Even though I don’t really have a background in computer hacking, lock picking or social engineering, they’re topics I’ve always been curious about. There are some really intriguing ideas presented at DEFCON that merit our interest as leaders or business owners. As most of the speakers at DEFCON are fond of pointing out, the ideas presented there can be used “for good or for evil”. While the security risks to an organization from hacking, phishing and physical security threats are obvious to most leaders and can provide us valuable insight how to train our teams to protect ourselves; it’s also possible to find opportunities to legally and ethically use techniques, like social engineering, to refine marketing efforts or assist in negotiations.

DEFCON 22 was an exciting event that opened my mind to new possibilities and left me more curious than when I arrived. I’ll definitely be back next year and I hope to see you there!


Know of a conference that we should attend to expand our horizons as leaders? Include it in the comments section below or contact us at!



Ethics in leadership seems to be a topic that comes up frequently. Unfortunately, the topic usually comes up when there has been a serious breach in ethics and a very senior individual has been removed from their position, or sometimes even ends up in jail. We often ask, “How did we get to the point where this happened?”

Like many of the things we have discussed, you can help yourself out by giving some thought ahead of time to the ethics you wish to promote. Ethics are something that should definitely be included in your personal leadership philosophy. This includes both the ethics you intend to hold yourself to as well as the ethics you will promote on your team. It certainly is easier when you can make these two things the same, but not always easy to achieve; especially if you lead a team that is part of a larger organization. In this case, a standard “code of ethics” is probably the foundation upon which you build your team’s ethics. Here are some questions you can ask yourself to help define ethics in the framework of your leadership philosophy before you find yourself in the middle of an ethical dilemma:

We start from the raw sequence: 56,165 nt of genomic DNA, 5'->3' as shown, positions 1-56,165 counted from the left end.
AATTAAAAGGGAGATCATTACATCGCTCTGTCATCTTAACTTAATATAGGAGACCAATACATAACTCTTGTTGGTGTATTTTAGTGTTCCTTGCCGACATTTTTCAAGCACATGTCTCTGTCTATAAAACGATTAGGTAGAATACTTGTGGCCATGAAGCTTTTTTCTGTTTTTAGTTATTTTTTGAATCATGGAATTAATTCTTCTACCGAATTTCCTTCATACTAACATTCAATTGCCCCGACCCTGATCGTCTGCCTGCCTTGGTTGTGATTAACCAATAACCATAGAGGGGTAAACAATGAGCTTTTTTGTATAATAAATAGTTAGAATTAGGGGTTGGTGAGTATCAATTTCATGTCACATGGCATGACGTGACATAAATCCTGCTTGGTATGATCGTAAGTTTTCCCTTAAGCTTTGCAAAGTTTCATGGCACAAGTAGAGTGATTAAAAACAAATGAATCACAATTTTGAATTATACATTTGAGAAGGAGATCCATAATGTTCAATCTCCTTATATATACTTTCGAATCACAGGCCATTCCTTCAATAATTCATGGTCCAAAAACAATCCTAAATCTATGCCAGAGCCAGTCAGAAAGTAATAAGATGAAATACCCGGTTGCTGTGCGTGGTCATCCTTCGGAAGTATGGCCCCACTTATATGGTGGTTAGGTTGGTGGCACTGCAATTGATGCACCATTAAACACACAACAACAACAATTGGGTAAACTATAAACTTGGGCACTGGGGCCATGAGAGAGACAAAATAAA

What are the ethical principles that you wish to promote on your team? Integrity, accountability, respect, and loyalty are the ethical principles that we hear about the most. This is not an all inclusive list and you should develop your own list of ethical principles you expect from yourself and your team as part of your leadership philosophy.

What do the ethical principles on your list mean to you? While there are commonly accepted definitions of integrity, accountability, respect, etc., if you ask 10 people what these ideas mean to them, you’ll probably get 10 slightly different answers. As a leader, it is important you are clear with your team about what they mean to you and that you will be holding them to that standard.

How do you promote these ethics by exemplifying them? It’s not enough to simply communicate the ethical standard. Saying one thing and doing another at best sends mixed messages to your team and can do much more damage than that. As a mentor of mine whom I highly respect says, “Ethics are not just a poster you hang on the wall.” It’s critical that you live every day to the ethical standard you hold your team to.

What are the formal means you use to promote/enforce these ethics? What actions will you take when someone falls short of the ethical standard? What actions will you take when they exemplify the ethics you seek to promote? This is one we often forget.  It’s often easy to react to a breach in ethical behavior, but we often forget to point out and reward behavior that holds those standards high.

What are the informal ways? While a budget meeting or presentation review seems pretty standard, there could be opportunities to discuss ethical considerations in the context of the task at hand. Topics could include presenting data objectively, recognizing the views of others who may disagree with the presented position, or clearly stating the disadvantages of the favored course of action. There are plenty of opportunities to promote ethics without having a formal training session.

Ethics can often be a thorny subject and my purpose here today is not to dictate to you what your ethical standard should be, but to encourage you to think about what ethical expectations you have for your team and then communicate to them and hold them to that standard. Working though this ahead of time can prevent the next ethical issue in the workplace from turning into a significant emotional event for you and your team.